While there are lots of ways to actually use this technique when it comes toworking out, the definition above is the foundation for any variation of HIIT. WHYGO ANAEROBIC? Anaerobic training such as HIIT is commonly used in athletic training for a number of reasons. Anaerobic exercise involves maintaining the heart rate at 80–90 percent of maximal levels. Besides themetabolic shift previously mentioned, the body, sensing it is burning oxygen at a greater level than its supply, begins to fuel the muscular systemusing glycogen. This fuel source is actually stored in themuscles, primed and ready to go for these types of situations. As it breaks down, glycogen results in a buildup of lactic acid in skeletal muscle. This is actually what you are feeling as you notice the burning sensation in your muscles during exercise. Once a certain level of lactic acid is present inmuscle tissue, it can no longer performat optimum levels.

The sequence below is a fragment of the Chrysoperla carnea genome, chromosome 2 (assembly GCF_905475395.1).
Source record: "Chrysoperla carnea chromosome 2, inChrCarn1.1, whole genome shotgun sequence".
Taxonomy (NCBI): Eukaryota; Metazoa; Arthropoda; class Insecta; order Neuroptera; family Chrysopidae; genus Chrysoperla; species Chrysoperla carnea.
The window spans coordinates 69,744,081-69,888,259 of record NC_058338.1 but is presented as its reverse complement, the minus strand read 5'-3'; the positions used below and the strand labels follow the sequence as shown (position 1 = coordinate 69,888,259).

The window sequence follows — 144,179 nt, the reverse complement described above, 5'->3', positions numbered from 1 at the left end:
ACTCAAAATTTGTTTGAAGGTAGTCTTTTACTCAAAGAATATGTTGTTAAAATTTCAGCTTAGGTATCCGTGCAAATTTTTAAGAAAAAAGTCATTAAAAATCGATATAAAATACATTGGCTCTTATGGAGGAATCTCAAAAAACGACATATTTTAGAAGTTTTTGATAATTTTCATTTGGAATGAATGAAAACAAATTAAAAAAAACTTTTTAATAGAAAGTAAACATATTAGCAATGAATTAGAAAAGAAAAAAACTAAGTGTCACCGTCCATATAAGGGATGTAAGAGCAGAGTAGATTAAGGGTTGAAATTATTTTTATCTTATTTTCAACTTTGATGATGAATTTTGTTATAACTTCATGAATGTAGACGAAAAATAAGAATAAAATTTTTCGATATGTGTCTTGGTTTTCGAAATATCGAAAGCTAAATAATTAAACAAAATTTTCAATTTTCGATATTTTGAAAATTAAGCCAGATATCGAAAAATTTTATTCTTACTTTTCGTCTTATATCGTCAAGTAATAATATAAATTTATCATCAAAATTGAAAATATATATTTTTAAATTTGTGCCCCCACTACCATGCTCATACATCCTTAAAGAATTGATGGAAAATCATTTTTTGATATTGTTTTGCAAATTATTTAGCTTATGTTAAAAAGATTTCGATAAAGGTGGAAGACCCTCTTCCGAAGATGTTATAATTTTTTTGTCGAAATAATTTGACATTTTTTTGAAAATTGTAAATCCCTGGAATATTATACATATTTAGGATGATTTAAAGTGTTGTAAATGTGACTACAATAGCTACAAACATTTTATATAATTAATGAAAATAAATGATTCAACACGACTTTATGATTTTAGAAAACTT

THE EVER ADAPTIVE HUMAN BODY Our bodies are absolutely

incredible at changing to meet the demands of our external environment. If exposed to a stimulus consistently, whatever this factor may be, there is a good chance that your body will call an audible to adjust for this new “normal.” This is one of the neatest things about working out and preparing for sports. Each time you subject your body to the physical challenges required in your sport, whether this occurs in preparation or in a game situation, your body gets the memo. Athletics and fitness are some of the most obvious examples of how adaptable and dynamic we are as human beings.

To becomemore able to continuously performat a high level in competition, the body needs the ability tomore efficiently flush lactic acid frommuscle tissue. When an athlete consistently trains using anaerobicmethods like HIIT, they can actually reach the point where their bodies get rid of lactic


What is High-Intensity Interval Training?

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